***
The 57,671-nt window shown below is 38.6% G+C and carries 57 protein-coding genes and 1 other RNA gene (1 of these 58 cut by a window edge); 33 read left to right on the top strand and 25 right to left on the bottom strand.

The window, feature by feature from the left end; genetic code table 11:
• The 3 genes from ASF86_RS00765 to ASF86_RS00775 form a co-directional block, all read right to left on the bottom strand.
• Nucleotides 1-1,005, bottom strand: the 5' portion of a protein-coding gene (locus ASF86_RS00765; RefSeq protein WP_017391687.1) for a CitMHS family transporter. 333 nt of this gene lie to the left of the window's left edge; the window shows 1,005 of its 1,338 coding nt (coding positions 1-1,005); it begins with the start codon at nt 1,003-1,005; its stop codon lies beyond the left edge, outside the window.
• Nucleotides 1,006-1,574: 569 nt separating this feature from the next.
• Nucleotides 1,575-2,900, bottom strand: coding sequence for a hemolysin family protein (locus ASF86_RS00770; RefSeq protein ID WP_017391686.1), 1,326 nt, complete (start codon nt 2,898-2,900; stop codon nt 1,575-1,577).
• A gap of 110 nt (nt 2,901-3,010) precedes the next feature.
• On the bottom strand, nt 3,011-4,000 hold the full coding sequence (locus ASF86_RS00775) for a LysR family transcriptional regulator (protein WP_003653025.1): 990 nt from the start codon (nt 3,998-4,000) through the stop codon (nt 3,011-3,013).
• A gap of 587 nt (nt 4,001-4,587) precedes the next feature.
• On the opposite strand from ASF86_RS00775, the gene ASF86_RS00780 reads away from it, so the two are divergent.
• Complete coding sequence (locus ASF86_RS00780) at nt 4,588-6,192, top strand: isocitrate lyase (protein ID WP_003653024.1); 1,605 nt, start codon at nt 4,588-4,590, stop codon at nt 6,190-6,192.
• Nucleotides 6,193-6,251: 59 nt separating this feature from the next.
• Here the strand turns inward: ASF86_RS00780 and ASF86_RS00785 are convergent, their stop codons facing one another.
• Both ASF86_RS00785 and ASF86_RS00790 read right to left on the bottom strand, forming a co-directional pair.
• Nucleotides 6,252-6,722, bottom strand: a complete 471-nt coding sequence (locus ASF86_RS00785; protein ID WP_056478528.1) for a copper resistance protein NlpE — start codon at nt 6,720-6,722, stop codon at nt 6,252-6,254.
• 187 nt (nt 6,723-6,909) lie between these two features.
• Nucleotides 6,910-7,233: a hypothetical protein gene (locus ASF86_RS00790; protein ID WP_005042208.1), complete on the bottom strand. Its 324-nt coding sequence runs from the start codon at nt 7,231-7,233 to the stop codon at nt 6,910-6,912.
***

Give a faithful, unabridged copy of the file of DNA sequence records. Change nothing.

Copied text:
The 57,671-nt window shown below is 38.6% G+C and carries 57 protein-coding genes and 1 other RNA gene (1 of these 58 cut by a window edge); 33 read left to right on the top strand and 25 right to left on the bottom strand.

The window, feature by feature from the left end; genetic code table 11:
• The 3 genes from ASF86_RS00765 to ASF86_RS00775 form a co-directional block, all read right to left on the bottom strand.
• Nucleotides 1-1,005, bottom strand: the 5' portion of a protein-coding gene (locus ASF86_RS00765; RefSeq protein WP_017391687.1) for a CitMHS family transporter. 333 nt of this gene lie to the left of the window's left edge; the window shows 1,005 of its 1,338 coding nt (coding positions 1-1,005); it begins with the start codon at nt 1,003-1,005; its stop codon lies beyond the left edge, outside the window.
• Nucleotides 1,006-1,574: 569 nt separating this feature from the next.
• Nucleotides 1,575-2,900, bottom strand: coding sequence for a hemolysin family protein (locus ASF86_RS00770; RefSeq protein ID WP_017391686.1), 1,326 nt, complete (start codon nt 2,898-2,900; stop codon nt 1,575-1,577).
• A gap of 110 nt (nt 2,901-3,010) precedes the next feature.
• On the bottom strand, nt 3,011-4,000 hold the full coding sequence (locus ASF86_RS00775) for a LysR family transcriptional regulator (protein WP_003653025.1): 990 nt from the start codon (nt 3,998-4,000) through the stop codon (nt 3,011-3,013).
• A gap of 587 nt (nt 4,001-4,587) precedes the next feature.
• On the opposite strand from ASF86_RS00775, the gene ASF86_RS00780 reads away from it, so the two are divergent.
• Complete coding sequence (locus ASF86_RS00780) at nt 4,588-6,192, top strand: isocitrate lyase (protein ID WP_003653024.1); 1,605 nt, start codon at nt 4,588-4,590, stop codon at nt 6,190-6,192.
• Nucleotides 6,193-6,251: 59 nt separating this feature from the next.
• Here the strand turns inward: ASF86_RS00780 and ASF86_RS00785 are convergent, their stop codons facing one another.
• Both ASF86_RS00785 and ASF86_RS00790 read right to left on the bottom strand, forming a co-directional pair.
• Nucleotides 6,252-6,722, bottom strand: a complete 471-nt coding sequence (locus ASF86_RS00785; protein ID WP_056478528.1) for a copper resistance protein NlpE — start codon at nt 6,720-6,722, stop codon at nt 6,252-6,254.
• 187 nt (nt 6,723-6,909) lie between these two features.
• Nucleotides 6,910-7,233: a hypothetical protein gene (locus ASF86_RS00790; protein ID WP_005042208.1), complete on the bottom strand. Its 324-nt coding sequence runs from the start codon at nt 7,231-7,233 to the stop codon at nt 6,910-6,912.